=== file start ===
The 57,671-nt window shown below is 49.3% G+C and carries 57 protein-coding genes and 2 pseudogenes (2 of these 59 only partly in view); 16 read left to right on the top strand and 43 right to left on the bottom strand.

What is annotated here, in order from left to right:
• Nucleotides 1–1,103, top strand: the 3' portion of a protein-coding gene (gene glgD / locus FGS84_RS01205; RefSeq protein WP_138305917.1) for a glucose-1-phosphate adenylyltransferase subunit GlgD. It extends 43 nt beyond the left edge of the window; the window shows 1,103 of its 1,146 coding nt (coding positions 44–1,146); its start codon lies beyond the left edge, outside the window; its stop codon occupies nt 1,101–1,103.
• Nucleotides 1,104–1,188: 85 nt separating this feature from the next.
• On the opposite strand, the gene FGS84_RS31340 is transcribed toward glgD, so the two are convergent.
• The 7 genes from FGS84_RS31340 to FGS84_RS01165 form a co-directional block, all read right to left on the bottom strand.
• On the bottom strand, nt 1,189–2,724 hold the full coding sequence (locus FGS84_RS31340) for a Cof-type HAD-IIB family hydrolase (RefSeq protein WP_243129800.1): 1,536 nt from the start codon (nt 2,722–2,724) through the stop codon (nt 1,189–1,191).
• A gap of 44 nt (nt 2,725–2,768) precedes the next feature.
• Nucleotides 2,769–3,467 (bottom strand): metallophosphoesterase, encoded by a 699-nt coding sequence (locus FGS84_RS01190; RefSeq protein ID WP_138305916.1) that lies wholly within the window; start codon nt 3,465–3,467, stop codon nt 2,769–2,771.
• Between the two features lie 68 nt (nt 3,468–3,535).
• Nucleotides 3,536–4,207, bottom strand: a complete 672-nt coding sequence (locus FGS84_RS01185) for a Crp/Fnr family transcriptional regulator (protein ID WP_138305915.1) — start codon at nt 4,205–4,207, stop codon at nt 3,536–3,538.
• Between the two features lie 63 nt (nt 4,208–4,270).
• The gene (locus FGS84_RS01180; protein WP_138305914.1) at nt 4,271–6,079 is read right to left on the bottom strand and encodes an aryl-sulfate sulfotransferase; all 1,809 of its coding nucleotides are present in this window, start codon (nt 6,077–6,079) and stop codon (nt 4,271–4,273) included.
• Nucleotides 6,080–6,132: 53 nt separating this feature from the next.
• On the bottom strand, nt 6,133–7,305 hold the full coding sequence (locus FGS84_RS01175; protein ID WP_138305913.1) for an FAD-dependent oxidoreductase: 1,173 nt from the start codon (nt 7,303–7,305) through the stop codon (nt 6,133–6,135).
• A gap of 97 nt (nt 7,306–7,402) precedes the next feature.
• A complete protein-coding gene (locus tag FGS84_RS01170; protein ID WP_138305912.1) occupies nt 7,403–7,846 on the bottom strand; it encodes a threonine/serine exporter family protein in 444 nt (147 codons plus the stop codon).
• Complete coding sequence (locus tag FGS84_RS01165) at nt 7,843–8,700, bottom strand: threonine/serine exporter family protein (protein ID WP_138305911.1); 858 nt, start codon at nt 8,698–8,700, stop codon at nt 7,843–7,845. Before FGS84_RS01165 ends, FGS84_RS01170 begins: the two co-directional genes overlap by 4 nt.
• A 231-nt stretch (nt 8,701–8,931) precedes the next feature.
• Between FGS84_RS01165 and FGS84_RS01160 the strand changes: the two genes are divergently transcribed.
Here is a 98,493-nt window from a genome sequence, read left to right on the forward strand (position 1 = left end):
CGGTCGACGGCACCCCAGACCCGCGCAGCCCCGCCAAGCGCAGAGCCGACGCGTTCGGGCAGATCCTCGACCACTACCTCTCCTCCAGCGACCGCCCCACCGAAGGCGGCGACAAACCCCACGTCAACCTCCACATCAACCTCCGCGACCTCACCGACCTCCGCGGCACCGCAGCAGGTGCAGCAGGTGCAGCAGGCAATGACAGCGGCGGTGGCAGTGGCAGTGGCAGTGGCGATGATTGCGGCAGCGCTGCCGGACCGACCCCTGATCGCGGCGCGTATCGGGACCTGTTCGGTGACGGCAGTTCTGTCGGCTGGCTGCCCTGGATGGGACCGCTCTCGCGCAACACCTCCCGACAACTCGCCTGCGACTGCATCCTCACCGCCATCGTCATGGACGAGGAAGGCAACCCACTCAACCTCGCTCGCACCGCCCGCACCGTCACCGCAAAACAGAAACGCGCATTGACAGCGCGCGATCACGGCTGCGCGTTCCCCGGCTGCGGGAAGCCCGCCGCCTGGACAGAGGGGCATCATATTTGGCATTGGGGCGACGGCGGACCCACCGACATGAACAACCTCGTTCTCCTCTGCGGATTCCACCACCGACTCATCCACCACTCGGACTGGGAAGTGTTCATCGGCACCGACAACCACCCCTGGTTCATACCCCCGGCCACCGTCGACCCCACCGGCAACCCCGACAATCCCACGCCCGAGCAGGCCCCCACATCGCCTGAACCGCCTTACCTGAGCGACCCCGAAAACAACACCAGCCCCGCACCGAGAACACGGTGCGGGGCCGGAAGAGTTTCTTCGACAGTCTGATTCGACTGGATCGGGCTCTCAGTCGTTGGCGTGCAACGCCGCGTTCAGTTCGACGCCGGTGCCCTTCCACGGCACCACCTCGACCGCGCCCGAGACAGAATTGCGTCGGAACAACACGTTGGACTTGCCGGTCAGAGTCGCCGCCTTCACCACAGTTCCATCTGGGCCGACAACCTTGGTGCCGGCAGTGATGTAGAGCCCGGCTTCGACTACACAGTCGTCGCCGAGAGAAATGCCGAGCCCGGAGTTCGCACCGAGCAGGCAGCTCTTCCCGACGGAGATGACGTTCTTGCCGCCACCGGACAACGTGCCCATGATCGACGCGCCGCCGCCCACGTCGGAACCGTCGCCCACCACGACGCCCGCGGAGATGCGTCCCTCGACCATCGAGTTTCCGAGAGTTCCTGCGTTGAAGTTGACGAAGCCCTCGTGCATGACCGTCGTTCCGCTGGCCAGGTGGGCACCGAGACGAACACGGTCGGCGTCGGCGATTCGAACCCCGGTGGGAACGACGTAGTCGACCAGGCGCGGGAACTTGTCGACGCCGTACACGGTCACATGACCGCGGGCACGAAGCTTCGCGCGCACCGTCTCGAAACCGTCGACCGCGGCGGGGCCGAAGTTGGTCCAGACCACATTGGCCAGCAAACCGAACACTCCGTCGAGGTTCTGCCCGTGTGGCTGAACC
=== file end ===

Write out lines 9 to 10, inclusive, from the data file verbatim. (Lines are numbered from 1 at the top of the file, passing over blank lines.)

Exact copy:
• Nucleotides 2,769–3,467 (bottom strand): metallophosphoesterase, encoded by a 699-nt coding sequence (locus FGS84_RS01190; RefSeq protein ID WP_138305916.1) that lies wholly within the window; start codon nt 3,465–3,467, stop codon nt 2,769–2,771.
• Between the two features lie 68 nt (nt 3,468–3,535).